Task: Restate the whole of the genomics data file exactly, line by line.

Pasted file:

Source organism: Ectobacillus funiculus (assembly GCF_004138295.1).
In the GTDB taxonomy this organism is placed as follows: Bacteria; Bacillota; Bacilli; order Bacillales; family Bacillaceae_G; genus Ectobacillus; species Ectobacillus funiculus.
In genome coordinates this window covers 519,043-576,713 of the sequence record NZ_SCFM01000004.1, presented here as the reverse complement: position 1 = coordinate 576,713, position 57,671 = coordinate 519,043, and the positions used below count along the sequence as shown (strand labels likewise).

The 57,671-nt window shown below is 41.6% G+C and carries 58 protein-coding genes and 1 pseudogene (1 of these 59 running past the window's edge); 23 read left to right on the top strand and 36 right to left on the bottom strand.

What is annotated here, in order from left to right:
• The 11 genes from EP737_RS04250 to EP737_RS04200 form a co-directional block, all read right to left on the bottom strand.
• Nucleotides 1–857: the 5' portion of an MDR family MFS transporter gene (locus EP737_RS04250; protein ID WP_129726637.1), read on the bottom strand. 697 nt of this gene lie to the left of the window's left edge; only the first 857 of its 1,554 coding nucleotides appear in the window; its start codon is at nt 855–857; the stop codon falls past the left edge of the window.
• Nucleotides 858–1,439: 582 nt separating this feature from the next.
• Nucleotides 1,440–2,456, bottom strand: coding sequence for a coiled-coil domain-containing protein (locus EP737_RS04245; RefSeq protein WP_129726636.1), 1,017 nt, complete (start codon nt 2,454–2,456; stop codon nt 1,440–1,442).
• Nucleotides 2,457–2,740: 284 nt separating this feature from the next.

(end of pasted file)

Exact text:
Source organism: Ectobacillus funiculus (assembly GCF_004138295.1).
In the GTDB taxonomy this organism is placed as follows: Bacteria; Bacillota; Bacilli; order Bacillales; family Bacillaceae_G; genus Ectobacillus; species Ectobacillus funiculus.
In genome coordinates this window covers 519,043-576,713 of the sequence record NZ_SCFM01000004.1, presented here as the reverse complement: position 1 = coordinate 576,713, position 57,671 = coordinate 519,043, and the positions used below count along the sequence as shown (strand labels likewise).

The 57,671-nt window shown below is 41.6% G+C and carries 58 protein-coding genes and 1 pseudogene (1 of these 59 running past the window's edge); 23 read left to right on the top strand and 36 right to left on the bottom strand.

What is annotated here, in order from left to right:
• The 11 genes from EP737_RS04250 to EP737_RS04200 form a co-directional block, all read right to left on the bottom strand.
• Nucleotides 1–857: the 5' portion of an MDR family MFS transporter gene (locus EP737_RS04250; protein ID WP_129726637.1), read on the bottom strand. 697 nt of this gene lie to the left of the window's left edge; only the first 857 of its 1,554 coding nucleotides appear in the window; its start codon is at nt 855–857; the stop codon falls past the left edge of the window.
• Nucleotides 858–1,439: 582 nt separating this feature from the next.
• Nucleotides 1,440–2,456, bottom strand: coding sequence for a coiled-coil domain-containing protein (locus EP737_RS04245; RefSeq protein WP_129726636.1), 1,017 nt, complete (start codon nt 2,454–2,456; stop codon nt 1,440–1,442).
• Nucleotides 2,457–2,740: 284 nt separating this feature from the next.